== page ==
I read this about the board game called “The Gift of Food.” Pacific Northwest natives created it for their specific population group. The idea is to teach them about their cultural gathering practices. I’m making “Heartland” targeting a specific part of the country as well, so it was an informative read.
A great top-to-bottom read on the board game design process. I’m thankful for folks like this who take the time to teach the rest of us. I will give back in like manner one day.
The word “meeting” is a curse word to me. I hate them. If more folks ran meetings this way, they would still be bad. But less so.
Here is a cartoon I enjoyed about what makes a great manager. I’ve had good and bad ones, and I’ve been both.
I always tell my students that there is no such thing as boredom. This article suggests the same idea – that creativity comes when your mind isn’t occupied. It’s a good thing.
I read a wide variety of things this week. I mixed in some weather, with some politics, and of course games. Here are five articles I think you might enjoy:
I love to read the blog by Jeff Masters as he gives a great global perspective on the weather. Sadly our planet’s weather has been politicized with topics like global warming.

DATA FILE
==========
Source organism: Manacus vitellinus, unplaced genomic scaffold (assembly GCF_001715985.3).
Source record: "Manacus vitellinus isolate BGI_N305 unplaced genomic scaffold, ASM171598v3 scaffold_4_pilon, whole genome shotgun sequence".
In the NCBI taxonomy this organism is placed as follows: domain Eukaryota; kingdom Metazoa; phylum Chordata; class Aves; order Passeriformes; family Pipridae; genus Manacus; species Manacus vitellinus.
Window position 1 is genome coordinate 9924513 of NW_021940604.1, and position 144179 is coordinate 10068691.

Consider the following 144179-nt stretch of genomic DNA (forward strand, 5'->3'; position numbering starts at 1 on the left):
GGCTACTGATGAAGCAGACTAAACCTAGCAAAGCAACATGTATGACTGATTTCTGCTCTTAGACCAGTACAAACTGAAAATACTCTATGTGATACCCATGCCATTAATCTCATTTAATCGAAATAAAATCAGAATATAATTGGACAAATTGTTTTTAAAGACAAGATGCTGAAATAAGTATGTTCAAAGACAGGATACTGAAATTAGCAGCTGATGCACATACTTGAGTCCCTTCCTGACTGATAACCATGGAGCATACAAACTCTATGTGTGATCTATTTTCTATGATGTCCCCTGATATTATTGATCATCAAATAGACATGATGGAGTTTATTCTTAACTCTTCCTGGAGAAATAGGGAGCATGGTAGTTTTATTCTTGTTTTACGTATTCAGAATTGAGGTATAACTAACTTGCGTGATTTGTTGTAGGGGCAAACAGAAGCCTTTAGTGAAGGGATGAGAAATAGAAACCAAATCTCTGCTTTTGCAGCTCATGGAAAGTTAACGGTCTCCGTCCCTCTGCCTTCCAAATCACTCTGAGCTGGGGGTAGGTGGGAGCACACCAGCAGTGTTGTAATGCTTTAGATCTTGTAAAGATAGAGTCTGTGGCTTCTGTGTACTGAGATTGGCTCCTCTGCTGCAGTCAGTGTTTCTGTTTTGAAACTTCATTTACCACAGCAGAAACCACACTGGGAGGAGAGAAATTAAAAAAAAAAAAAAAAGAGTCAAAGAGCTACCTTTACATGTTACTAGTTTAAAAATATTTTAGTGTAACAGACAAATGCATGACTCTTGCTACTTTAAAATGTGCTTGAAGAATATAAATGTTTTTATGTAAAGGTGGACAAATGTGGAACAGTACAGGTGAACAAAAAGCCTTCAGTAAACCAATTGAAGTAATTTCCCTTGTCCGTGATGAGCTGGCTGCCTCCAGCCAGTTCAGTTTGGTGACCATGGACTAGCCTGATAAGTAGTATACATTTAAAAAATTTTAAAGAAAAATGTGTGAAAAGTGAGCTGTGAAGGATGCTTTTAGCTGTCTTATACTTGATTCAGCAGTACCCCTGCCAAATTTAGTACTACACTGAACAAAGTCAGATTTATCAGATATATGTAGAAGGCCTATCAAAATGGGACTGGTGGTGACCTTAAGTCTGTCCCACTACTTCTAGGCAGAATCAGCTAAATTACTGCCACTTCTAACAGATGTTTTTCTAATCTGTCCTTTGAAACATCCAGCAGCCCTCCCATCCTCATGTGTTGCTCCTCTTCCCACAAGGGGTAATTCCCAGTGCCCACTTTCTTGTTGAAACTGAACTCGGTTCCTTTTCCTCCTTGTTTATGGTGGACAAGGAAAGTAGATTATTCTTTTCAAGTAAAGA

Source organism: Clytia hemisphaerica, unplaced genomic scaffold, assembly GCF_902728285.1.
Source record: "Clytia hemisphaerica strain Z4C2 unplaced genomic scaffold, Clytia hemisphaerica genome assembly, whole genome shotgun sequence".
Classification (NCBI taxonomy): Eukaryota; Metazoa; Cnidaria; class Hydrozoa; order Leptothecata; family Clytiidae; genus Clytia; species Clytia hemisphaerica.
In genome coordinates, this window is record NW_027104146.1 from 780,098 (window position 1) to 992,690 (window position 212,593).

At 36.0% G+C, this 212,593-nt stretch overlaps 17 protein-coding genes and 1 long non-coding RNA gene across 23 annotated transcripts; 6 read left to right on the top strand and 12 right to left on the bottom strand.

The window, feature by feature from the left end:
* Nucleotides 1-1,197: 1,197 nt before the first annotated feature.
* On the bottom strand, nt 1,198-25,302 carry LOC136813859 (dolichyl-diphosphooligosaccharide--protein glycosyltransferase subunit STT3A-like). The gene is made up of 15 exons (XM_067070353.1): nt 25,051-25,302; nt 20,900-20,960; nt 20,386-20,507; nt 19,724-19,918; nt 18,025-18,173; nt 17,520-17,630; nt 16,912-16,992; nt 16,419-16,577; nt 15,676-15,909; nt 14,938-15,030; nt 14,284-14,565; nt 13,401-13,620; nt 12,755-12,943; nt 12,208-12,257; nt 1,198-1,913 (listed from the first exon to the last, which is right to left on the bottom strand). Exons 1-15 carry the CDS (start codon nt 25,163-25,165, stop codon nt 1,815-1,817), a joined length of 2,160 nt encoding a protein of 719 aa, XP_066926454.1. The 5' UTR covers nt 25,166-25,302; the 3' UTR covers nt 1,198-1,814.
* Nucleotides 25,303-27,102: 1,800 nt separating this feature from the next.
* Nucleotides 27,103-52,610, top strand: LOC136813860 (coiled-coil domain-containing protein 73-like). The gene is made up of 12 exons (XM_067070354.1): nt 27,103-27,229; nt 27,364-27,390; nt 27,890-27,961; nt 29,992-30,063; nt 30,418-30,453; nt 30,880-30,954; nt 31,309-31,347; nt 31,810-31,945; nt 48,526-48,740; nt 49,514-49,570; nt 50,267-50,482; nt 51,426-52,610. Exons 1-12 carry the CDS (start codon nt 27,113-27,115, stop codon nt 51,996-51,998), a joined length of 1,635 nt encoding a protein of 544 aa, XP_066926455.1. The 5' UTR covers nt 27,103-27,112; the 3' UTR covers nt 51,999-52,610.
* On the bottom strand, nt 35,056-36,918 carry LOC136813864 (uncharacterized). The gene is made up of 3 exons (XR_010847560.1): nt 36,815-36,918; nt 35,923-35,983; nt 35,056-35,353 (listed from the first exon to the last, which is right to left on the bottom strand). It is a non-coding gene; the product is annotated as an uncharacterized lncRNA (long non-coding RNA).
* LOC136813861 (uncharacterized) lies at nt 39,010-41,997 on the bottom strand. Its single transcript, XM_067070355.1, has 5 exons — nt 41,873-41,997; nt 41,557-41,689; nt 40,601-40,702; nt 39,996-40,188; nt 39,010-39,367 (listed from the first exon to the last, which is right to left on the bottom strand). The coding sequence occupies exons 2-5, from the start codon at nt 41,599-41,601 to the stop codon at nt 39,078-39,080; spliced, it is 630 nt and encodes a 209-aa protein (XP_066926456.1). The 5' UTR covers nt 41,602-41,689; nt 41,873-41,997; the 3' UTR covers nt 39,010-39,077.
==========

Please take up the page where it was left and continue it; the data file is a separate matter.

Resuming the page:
Great read from the Gospel Coalition about Tolkien. I’m a giant fan of Tolkien’s and love most of his work. This information was fascinating.
Here is another one from Stonemaier Games. Great ideas in moving forward with my future game design.
This one is from Board Gamers Anonymous. I read several other reviews of this game since it’s one of my newest. It’s a great game, and I love to read the perspective of others concerning games I consider to be great.
This one is good for would-be game designers. It’s always good to be thinking, and this article gives helpful tips for that task.
Every week, I’ll post several of the articles I enjoyed this week on a variety of subjects. I typically read anything from board games to science to theology. Some of the things I read are worth sharing, so here goes:
Stonemaier Games is the publisher of the popular game, Scythe, which was released earlier this year. Jamey Stegmaier has mastered the crowd-funding game, and this post, along with his whole “Kickstarter Lessons” series have been very valuable to me.
This one is from a blog I just started reading called, “A Series of Kickstarter Interviews,” by Tompet Games. Again, great insight from the crowd-funding front.
This one is by Tim Challies at Challies.com. I read his blog regularly for theological insight on current books and topics, but here he gives advice on productivity. The article itself doesn’t say much, but it does point to his book on the subject, which I have read and enjoyed.
An interesting list of games that parents often ban their kids from playing. Many of them are violence or obscene. It’s always good to know what’s out there so that you can make informed choices. I like a few of those games…